A Different Rhythm
Within ten minutes of him being home for the Easter holidays, he disappeared. His sister went looking for him, and returned perplexed. She assured me that they hadn't begun a game of hide and seek, but she couldn't find him anywhere. Perhaps, he just needed to experience the luxury of solitude after ten weeks of communal living, or perhaps he was sobbing to himself - a character in a Victorian novel - at the cruelty of being sent away to train as a performer for the financial and cultural elite. Have we become characters in a Dickensian novel - asking our son to contort daily so we all receive social advancement? The thought of him weeping at the exploitation and cruelty, after only a few minutes back at home, was too much. I went looking for him. It took some time, but eventually I found him curled up under his duvet.
He has returned home from the spring term exhausted. I have seen him in a state of tiredness before, but never like this. There are dark rings under his eyes and he seems unusually lifeless at certain times of day - usually early in the morning and in the early evening. Temporarily, for an hour or so, he seems to be faded; he is not as colourful or three dimensional. He seems almost translucent.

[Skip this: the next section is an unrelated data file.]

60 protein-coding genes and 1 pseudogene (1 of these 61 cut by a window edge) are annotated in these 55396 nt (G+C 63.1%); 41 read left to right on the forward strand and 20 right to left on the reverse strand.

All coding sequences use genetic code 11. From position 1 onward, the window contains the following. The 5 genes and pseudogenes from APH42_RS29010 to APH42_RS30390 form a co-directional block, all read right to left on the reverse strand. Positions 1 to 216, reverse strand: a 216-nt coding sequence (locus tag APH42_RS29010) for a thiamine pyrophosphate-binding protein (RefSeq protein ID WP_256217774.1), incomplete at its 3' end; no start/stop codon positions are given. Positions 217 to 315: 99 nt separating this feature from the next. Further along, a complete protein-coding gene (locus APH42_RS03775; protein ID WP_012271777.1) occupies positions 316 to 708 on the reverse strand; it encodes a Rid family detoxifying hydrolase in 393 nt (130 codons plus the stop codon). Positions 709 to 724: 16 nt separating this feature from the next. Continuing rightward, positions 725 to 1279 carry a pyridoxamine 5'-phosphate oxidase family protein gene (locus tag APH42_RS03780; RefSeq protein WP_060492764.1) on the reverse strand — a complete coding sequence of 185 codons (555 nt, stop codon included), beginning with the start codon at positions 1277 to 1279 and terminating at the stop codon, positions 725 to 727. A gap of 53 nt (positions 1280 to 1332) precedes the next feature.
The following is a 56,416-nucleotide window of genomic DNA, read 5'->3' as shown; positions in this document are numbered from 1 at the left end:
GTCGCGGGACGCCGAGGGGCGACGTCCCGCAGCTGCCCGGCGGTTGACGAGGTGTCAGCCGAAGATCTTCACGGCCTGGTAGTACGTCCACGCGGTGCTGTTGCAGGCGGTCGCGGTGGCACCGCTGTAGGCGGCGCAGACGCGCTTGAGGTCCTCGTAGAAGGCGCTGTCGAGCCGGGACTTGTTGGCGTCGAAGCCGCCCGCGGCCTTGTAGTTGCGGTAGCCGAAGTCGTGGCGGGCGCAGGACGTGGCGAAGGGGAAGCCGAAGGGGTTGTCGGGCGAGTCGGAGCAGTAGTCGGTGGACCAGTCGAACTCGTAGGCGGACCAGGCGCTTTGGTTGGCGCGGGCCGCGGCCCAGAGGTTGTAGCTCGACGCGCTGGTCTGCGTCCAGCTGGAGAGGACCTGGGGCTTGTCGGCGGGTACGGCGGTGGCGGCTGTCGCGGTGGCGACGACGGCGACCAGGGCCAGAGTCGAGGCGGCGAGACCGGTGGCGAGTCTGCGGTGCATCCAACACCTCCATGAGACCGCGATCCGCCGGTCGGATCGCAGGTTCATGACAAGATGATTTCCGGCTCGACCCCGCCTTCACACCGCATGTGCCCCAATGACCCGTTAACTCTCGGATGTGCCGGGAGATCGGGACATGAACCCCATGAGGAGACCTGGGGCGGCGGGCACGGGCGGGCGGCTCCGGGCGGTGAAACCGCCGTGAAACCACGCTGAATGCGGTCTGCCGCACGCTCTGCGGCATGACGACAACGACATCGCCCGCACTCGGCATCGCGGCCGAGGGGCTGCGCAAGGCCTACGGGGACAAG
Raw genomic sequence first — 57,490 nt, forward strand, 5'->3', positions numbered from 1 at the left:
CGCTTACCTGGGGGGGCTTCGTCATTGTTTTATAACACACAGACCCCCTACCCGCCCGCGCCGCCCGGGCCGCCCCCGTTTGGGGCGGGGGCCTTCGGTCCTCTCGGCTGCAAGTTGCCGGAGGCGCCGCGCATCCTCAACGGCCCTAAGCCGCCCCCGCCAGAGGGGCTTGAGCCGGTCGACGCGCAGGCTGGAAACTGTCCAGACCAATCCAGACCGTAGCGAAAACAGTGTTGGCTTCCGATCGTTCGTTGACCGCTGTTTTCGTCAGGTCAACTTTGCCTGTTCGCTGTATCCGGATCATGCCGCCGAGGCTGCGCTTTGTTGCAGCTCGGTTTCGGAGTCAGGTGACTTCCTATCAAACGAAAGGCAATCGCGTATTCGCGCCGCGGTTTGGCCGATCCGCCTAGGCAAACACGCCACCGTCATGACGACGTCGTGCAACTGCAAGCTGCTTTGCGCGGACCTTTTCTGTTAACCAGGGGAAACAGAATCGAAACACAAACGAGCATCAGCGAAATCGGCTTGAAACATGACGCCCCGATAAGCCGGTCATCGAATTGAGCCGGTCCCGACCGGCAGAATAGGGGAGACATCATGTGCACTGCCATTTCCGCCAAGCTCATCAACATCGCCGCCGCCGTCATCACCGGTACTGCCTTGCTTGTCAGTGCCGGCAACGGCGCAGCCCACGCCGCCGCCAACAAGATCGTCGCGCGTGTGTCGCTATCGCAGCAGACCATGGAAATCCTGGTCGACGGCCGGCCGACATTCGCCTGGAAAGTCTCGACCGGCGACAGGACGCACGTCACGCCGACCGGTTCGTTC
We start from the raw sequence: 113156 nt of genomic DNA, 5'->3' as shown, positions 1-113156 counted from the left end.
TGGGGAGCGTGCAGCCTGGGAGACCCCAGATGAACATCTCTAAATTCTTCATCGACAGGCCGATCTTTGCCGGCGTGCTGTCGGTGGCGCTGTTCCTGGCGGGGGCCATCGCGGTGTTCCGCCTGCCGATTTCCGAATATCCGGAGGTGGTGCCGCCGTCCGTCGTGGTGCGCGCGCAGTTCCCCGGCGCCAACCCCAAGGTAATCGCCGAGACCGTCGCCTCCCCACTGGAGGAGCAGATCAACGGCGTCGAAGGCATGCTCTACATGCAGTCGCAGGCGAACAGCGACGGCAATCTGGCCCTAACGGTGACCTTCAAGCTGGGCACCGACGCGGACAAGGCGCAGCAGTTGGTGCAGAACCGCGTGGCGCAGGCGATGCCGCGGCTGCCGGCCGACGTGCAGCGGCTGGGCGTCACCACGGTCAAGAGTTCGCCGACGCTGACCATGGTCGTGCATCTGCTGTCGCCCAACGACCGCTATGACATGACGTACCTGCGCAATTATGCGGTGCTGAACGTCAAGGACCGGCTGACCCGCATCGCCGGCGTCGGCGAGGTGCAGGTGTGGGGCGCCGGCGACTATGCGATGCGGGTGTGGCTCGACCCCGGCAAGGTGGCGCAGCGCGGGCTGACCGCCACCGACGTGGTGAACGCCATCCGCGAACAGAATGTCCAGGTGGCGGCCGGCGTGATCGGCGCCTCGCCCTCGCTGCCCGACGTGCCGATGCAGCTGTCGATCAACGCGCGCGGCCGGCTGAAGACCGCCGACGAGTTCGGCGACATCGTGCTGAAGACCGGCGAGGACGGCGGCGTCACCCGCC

There are two other qualities that I perceive; both of which are positive. First, accompanying the exhaustion is a sense of satisfaction. This has been a rewarding term for him. He has enjoyed the activity, the discipline and the sense of purpose. For an eleven year old, he has a well developed ideology which accompanies his ballet. He understands that he is making a contribution. He sees dance as creating something beautiful, useful and urgent. He works hard and grows strong and in doing so serves his community - both at school, and eventually a wider world. I am envious of his conviction. He is engaging in the current election with energy: he is reading, researching, thinking and debating. Dance for him is another strand of this political way of meeting with the world. I have stepped off the treadmill of work for a while, and I am no longer certain of anything.
The second quality that I am witnessing this holiday is how happy he is with the simplest of things: walking the dog, chatting, being lured by his sister into one of her projects, his grandmother's cooking. It is paradoxical that an environment which demands so much physically and creatively, has led to him being so completely undemanding at home during the holidays. High professional expectation is leading to a low domestic anticipation. The thing I love most about my son is that he is such an artist, but not in any way a diva. We all live and learn.